Sangha: Building Community

Symbol of Sikhism, white and golden version.

Symbol of Sikhism

A lot of peace research is about how to improve local areas, whether it means stopping ethnic strife amongst Bedouin communities in northern Africa, building better public spaces such as roads and transport in Curituba, Brazil, or raising awareness about public schools and education in the United States.

One of the most important aspects of working in the field is to build the community support. Often times, the community is divided on any given issue, though.

How can you build the community? Kundalini yoga, the traditional yoga of Sikhism, discusses the importance of sangha, or community. Buddhism, too, has strong faith in sangha. In Buddhism, it is a community of noble ones, of awakened beings, or monks and nuns.

In the field, we are not looking for monks or nuns. However, we can build a community of noble people who strive to find the middle path towards a better environment.

How can one create sangha in the field? Bring people together. Sometimes this is over food. Sometimes it is sports. Sometimes it is cultural events such as dance or music. Sometimes people bond over yoga!

Why should we? By building community, we can now begin to work on the issues that matter. In my own experience with domestic violence issues, it took time to make a community. This requires patience. Remember that it doesn’t happen overnight. People take time to become familiar to one another. As a facilitator of yoga, I waited (sometimes patiently) to assemble a group.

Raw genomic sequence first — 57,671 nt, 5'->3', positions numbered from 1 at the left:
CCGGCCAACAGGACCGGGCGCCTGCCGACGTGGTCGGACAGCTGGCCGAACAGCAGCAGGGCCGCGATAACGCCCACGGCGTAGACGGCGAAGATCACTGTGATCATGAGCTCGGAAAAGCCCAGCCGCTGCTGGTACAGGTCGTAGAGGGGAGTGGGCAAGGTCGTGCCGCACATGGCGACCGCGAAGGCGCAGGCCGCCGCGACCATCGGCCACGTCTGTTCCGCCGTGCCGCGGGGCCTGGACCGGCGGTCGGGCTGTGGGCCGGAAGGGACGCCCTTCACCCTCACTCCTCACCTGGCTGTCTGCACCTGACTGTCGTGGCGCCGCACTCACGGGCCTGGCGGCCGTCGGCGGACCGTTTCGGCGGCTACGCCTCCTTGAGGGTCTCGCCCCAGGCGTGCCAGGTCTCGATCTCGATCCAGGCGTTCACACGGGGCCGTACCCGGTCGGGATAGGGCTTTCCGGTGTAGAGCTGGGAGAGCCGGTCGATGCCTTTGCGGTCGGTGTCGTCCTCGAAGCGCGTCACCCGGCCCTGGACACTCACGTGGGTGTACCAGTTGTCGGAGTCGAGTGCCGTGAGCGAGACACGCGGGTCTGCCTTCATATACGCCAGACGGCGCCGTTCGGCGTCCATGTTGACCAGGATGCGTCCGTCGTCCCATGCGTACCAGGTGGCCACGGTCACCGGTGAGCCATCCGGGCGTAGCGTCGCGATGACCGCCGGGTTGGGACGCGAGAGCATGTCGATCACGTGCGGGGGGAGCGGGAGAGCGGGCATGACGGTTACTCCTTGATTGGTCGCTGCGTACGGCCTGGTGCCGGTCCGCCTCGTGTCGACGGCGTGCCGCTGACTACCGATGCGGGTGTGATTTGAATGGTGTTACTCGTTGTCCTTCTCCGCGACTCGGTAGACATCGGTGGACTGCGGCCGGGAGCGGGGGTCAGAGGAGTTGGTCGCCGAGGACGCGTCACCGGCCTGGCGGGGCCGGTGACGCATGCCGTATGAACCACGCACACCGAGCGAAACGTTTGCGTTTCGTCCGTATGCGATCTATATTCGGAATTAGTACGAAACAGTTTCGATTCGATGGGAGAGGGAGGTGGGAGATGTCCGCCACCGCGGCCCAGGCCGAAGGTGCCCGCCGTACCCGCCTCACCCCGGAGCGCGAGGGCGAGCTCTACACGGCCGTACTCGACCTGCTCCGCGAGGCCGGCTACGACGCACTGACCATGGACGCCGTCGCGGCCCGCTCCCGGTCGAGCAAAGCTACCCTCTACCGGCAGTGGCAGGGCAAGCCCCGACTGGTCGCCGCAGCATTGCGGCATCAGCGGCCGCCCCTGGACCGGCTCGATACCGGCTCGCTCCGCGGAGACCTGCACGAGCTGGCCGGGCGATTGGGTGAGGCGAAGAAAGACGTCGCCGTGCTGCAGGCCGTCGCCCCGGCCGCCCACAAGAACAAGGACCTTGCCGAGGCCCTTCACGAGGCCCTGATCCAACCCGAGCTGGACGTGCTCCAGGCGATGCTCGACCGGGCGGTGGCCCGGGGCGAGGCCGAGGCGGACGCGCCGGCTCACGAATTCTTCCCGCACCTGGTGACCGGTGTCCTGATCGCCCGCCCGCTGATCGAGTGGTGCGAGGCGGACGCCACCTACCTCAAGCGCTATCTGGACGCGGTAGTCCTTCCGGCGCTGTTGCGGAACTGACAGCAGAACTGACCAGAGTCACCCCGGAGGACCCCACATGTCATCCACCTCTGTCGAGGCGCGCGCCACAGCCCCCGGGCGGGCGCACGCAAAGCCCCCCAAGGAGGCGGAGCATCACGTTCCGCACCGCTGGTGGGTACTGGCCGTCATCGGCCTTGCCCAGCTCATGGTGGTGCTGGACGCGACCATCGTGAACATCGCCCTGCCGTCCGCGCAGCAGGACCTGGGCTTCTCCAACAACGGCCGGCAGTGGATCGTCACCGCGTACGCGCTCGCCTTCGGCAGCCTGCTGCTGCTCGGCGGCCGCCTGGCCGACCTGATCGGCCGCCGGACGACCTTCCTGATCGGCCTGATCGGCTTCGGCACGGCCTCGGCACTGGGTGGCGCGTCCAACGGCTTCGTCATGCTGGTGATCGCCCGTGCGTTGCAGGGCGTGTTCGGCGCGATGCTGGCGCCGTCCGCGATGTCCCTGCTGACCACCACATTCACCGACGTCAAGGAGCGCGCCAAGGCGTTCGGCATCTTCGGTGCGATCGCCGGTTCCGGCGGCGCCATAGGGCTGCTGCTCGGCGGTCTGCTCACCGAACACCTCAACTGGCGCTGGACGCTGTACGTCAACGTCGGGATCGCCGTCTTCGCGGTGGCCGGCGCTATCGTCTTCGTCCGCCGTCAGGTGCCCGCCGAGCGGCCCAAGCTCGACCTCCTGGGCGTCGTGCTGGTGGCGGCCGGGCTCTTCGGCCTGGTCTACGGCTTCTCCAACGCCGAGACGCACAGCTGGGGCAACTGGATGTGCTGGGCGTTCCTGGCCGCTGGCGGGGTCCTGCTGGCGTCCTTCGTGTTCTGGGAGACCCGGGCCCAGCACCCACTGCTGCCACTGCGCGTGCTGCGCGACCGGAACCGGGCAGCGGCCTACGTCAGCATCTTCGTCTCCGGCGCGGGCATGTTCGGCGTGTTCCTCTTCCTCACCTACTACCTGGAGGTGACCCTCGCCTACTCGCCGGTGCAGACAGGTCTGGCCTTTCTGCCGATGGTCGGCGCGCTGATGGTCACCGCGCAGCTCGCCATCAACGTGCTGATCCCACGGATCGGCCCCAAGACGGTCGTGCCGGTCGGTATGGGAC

I started out slow, and then began to use new ways to build the community. I presented “What is Yoga” to the English and Spanish support groups, allowing them a chance to get to know me and my philosophy on yoga. Some people responded positively– that I seemed approachable, relaxed, and happy. The opportunity to observe me allowed potential community members to experience the effects of yoga on me.

Once the group came together, I began to create bonds with them and amongst them. I spent time getting to know each person and learning what makes each of them comfortable. I allowed them to interact with one another. Many already knew each other from other places, and from the English and/ or Spanish support groups.

It’s a slow process, for sure, but all research requires patience!

 

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